I'm reminded of the latter in the words of John Stuart Mill, in his introduction to On Liberty:

The disposition of mankind, whether as rulers or as fellow citizens, to impose their own opinions and inclinations as a rule of conduct on others, is so energetically supported by some of the best and by some of the worst feelings incident to human nature, that it is hardly ever kept under restraint by anything but want of power.

In sum, the problem with treating something as a symbol is that it can lead to imperialism and the restriction of others liberties.

And finally there is a third major discourse that almost goes unrecognised: America as a People.

By the second verse, several square blocks and hundreds of thousands of people were singing in near-unison, loud but not shouting, proud but not pious. No color guard has ever been so accompanied. We had all come singularly to celebrate in this, our day. And here we all were, together, to rejoice in this, our country.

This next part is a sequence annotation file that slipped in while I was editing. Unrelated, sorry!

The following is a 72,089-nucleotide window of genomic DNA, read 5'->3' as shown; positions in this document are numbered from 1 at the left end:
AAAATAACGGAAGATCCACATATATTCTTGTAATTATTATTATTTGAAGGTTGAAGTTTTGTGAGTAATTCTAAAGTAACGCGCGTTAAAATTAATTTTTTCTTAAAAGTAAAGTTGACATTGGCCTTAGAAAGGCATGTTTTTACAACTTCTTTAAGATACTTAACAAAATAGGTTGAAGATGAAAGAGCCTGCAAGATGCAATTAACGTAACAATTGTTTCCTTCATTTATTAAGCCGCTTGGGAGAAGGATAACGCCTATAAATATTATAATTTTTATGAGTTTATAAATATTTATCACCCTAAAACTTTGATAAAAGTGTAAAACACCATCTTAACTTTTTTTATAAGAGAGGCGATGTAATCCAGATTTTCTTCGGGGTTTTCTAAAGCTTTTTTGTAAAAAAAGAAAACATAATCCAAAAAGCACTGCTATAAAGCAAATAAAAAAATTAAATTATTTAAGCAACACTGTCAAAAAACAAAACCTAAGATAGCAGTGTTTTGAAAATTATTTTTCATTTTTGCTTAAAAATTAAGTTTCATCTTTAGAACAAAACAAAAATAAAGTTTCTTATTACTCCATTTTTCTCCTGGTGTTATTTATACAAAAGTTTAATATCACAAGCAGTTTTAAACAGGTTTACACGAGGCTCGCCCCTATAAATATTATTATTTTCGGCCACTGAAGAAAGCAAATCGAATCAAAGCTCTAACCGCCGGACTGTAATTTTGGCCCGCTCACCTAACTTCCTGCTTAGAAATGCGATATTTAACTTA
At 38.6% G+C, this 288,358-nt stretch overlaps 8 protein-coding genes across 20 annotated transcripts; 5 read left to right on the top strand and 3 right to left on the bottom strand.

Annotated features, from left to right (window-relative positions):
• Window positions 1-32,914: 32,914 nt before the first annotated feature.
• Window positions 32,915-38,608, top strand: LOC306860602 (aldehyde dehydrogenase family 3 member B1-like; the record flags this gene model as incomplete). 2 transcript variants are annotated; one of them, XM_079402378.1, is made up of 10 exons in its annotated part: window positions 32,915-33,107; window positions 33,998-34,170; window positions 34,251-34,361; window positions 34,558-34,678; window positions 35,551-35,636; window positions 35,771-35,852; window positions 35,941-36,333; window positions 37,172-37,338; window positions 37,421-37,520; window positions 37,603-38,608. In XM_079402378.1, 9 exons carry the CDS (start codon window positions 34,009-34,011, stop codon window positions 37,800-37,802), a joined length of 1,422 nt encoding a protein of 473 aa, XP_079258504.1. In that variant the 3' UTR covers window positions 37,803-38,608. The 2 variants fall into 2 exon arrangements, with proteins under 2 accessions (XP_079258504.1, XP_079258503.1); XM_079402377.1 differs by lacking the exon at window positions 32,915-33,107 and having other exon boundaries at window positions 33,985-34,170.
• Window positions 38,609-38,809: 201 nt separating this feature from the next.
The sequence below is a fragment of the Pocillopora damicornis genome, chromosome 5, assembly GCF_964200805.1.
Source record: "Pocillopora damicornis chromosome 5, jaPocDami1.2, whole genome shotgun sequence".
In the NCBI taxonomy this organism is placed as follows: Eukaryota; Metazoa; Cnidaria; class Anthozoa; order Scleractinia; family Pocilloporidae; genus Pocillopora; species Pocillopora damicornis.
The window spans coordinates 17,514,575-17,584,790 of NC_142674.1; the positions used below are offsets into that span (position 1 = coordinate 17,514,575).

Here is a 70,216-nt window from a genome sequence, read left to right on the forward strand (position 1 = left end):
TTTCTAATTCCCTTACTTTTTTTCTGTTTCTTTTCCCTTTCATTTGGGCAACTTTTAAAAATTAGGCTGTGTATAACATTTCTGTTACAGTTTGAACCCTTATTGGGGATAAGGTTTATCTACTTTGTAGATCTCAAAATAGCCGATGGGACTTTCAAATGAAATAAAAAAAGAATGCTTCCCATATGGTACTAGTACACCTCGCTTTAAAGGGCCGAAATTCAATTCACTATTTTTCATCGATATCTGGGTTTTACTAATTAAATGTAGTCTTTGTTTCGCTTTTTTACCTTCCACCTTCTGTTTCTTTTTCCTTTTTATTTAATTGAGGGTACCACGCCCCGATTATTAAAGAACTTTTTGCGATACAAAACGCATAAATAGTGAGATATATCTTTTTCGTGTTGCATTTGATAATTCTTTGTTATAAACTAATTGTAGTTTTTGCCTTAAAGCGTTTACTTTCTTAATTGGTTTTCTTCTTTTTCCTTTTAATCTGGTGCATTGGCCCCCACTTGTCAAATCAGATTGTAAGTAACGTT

Diana Hartman, 3 July 06

I remember my father telling me how his brother and he ran out and signed up for the Army in December 1941, weeks before the call to duty came in the mail. They weren’t waiting for a decree to defend their liberty; they were ready to join the cause immediately because not to do so would be not only unpatriotic, it would be foolish because “liberty” for everyone was at stake. 
—  Victor Lana, 4 July 06

Isn't it interesting these sorts of posts tend to focus on more immediate concerns than ideological ones. Aspects of freedom are not at the centre of the commentary, and instead there is focus on the people and the community.